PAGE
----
Over the weekend, the Black Panther Party unveiled a bronze bust of Huey P. Newton in celebration of both his life and the Party’s 55th anniversary.
The bust was crafted at the Artworks Foundry in Berkley over the summer, under the guidance and supervision of Newton’s widow Fredrika. It will now live at the intersection of Dr. Huey P. Newton Way and Mandela Parkway in Oakland, becoming the first public monument honoring the Panthers in the city where the Party was founded, reports the Associated Press.
The statue’s location is not far from the spot where Newton was killed by a drug dealer on Aug. 22, 1989, after he had fallen into the throes of drug and alcohol addiction.
By the time he died, the Party had officially been defunct for seven years after years of police surveillance, declined membership, and in-fighting. The Panthers’ latter years were also marred by allegations that Newton killed a sex worker and assaulted his tailor, then orchestrated attacks against witnesses who could have testified against him in both cases.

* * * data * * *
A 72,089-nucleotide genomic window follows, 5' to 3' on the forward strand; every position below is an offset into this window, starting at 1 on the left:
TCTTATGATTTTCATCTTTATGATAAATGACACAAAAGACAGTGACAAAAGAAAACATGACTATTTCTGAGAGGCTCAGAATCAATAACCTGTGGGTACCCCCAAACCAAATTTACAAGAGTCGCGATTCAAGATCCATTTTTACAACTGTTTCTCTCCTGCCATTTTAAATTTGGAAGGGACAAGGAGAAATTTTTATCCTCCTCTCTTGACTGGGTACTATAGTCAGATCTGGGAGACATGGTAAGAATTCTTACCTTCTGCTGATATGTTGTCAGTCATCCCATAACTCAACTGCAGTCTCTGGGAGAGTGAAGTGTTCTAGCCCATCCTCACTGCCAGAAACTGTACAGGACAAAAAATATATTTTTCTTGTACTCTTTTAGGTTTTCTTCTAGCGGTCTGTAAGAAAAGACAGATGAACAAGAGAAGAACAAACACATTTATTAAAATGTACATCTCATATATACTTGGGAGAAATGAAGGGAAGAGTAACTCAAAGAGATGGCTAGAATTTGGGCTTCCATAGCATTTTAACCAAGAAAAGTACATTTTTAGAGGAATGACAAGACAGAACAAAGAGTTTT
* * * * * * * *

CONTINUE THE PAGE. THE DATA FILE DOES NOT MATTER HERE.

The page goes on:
Ultimately, he disbanded the Party after being charged with embezzling $600,000 in federal aid money earmarked for the Panthers’ Oakland Community School.
Still, Newton remains a generally heralded figure in the Black community. After establishing the Black Panther Party alongside Chairman Bobby Seale in response to their frustration that the civil rights movement of the South largely ignored the struggles of Black people elsewhere in the United States. While most associate the Panthers with their belief in armed self-defense as a way to combat police brutality, the Party’s Ten-Point program was about much more than that.
At its height, the Black Panther Party’s Survival Programs, which included a free breakfast program and free sickle cell testing, had been adapted in over 70 cities.
Mrs. Newton, who co-founded the Dr. Huey P. Newton Foundation, wants people to remember all facets of her late husband’s life.
“I would like for people to see him as a total human being,” she says. “That he wasn’t just an iconic figure in a wicker chair. This was a man with vulnerabilities, with feelings, with insecurities, with frailties, just like anybody.”